US envoy to Yemen travels to Saudi Arabia and Oman amid de-escalation efforts

Iranian foreign minister met Houthi leaders in Oman on Wednesday

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US Special Envoy for Yemen Tim Lenderking is travelling to Saudi Arabia and Oman on Thursday for talks with government officials about efforts to end the civil war and smooth the delivery of assistance to the world’s worst humanitarian disaster, the US State Department said.

Mr Lenderking's meetings "will focus on ensuring the regular and unimpeded delivery of commodities and humanitarian assistance throughout Yemen, promoting a lasting ceasefire and transitioning the parties to a political process", the State Department said.
The war started in 2015 when the Iran-aligned Houthi rebels took control of the capital, ousting the internationally recognised government. A Saudi Arabia-led military coalition intervened at the government's request.

Yemen is currently suffering from the world’s worst humanitarian standards, according to the United Nations, with about 80 per cent of the country's population of 29 million requiring aid and 13 million facing starvation.

Mr Lenderking's visit comes a day after Iran's Foreign Minister Javad Zarif met Houthi rebel spokesman Mohammed Abdul Al Houthi in Oman on Wednesday.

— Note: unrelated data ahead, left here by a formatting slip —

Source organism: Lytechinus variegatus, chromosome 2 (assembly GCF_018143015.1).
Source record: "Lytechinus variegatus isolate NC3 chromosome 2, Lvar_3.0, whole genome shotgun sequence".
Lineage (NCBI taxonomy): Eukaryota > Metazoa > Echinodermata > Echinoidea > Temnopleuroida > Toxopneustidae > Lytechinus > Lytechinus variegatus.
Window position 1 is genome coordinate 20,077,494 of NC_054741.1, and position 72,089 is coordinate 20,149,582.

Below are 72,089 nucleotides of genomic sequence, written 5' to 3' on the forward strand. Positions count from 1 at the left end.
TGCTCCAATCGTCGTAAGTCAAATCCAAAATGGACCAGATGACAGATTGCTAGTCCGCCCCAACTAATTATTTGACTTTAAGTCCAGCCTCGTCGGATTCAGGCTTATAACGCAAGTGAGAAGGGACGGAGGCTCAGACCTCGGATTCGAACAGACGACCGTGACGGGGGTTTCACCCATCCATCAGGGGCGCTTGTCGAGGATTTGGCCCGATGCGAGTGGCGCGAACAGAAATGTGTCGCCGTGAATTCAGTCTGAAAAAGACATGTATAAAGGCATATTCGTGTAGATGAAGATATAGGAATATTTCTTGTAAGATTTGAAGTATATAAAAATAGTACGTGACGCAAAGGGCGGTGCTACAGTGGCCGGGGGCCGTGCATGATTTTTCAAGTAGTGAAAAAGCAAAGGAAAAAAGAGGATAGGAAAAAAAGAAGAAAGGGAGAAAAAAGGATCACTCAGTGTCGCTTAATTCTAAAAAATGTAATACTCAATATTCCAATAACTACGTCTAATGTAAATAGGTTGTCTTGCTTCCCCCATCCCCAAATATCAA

In his meeting, Mr Zarif reiterated Tehran's support for a ceasefire and a return to talks to end the country's long conflict, the Iranian Foreign Ministry said.

On Tuesday, Saudi Crown Prince Mohammed bin Salman called on the Houthis to stop fighting and start peace negotiations.

The Houthi spokesman and other leaders of the rebel group live in exile in Muscat.

Since taking office in January, US President Joe Biden has made Yemen a priority and he appointed Mr Lenderking as the first envoy to the country to help revive stalled UN efforts to end the conflict.

Saudi Arabia proposed a comprehensive ceasefire and a return to the negotiating table, a proposal that the Houthis immediately rejected, saying a blockade on the country must first be lifted.

De-escalation efforts come as the war in Yemen flared anew in the past two months with a rebel campaign to seize Marib city, the government's last stronghold in the north.

Mr Lenderking "will build on the international consensus to halt the Houthi offensive on Marib, which only worsens the humanitarian crisis threatening the Yemeni people", the State Department said.

Last week, Mr Lenderking called the battle for the Marib region the single biggest threat to peace efforts. He said Iran's support for the Houthi movement was "quite significant and it's lethal". Iran denies supporting the Houthis.

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